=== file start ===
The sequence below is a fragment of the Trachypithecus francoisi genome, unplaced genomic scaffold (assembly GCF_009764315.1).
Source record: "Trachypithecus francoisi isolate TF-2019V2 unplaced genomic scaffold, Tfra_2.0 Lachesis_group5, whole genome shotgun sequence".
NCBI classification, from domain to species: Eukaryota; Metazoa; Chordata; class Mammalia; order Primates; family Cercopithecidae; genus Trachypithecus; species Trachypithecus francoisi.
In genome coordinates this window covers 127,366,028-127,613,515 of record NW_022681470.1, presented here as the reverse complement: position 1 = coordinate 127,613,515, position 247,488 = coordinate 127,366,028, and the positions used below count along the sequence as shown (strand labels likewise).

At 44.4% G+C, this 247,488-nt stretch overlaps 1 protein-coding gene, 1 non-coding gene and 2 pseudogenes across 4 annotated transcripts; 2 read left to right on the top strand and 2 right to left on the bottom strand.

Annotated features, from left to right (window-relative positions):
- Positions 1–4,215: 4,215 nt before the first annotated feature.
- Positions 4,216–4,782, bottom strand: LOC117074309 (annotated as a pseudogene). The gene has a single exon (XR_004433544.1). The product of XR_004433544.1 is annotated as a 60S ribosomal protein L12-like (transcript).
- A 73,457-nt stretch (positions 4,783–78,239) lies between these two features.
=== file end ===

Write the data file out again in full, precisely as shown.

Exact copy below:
The sequence below is a fragment of the Trachypithecus francoisi genome, unplaced genomic scaffold (assembly GCF_009764315.1).
Source record: "Trachypithecus francoisi isolate TF-2019V2 unplaced genomic scaffold, Tfra_2.0 Lachesis_group5, whole genome shotgun sequence".
NCBI classification, from domain to species: Eukaryota; Metazoa; Chordata; class Mammalia; order Primates; family Cercopithecidae; genus Trachypithecus; species Trachypithecus francoisi.
In genome coordinates this window covers 127,366,028-127,613,515 of record NW_022681470.1, presented here as the reverse complement: position 1 = coordinate 127,613,515, position 247,488 = coordinate 127,366,028, and the positions used below count along the sequence as shown (strand labels likewise).

At 44.4% G+C, this 247,488-nt stretch overlaps 1 protein-coding gene, 1 non-coding gene and 2 pseudogenes across 4 annotated transcripts; 2 read left to right on the top strand and 2 right to left on the bottom strand.

Annotated features, from left to right (window-relative positions):
- Positions 1–4,215: 4,215 nt before the first annotated feature.
- Positions 4,216–4,782, bottom strand: LOC117074309 (annotated as a pseudogene). The gene has a single exon (XR_004433544.1). The product of XR_004433544.1 is annotated as a 60S ribosomal protein L12-like (transcript).
- A 73,457-nt stretch (positions 4,783–78,239) lies between these two features.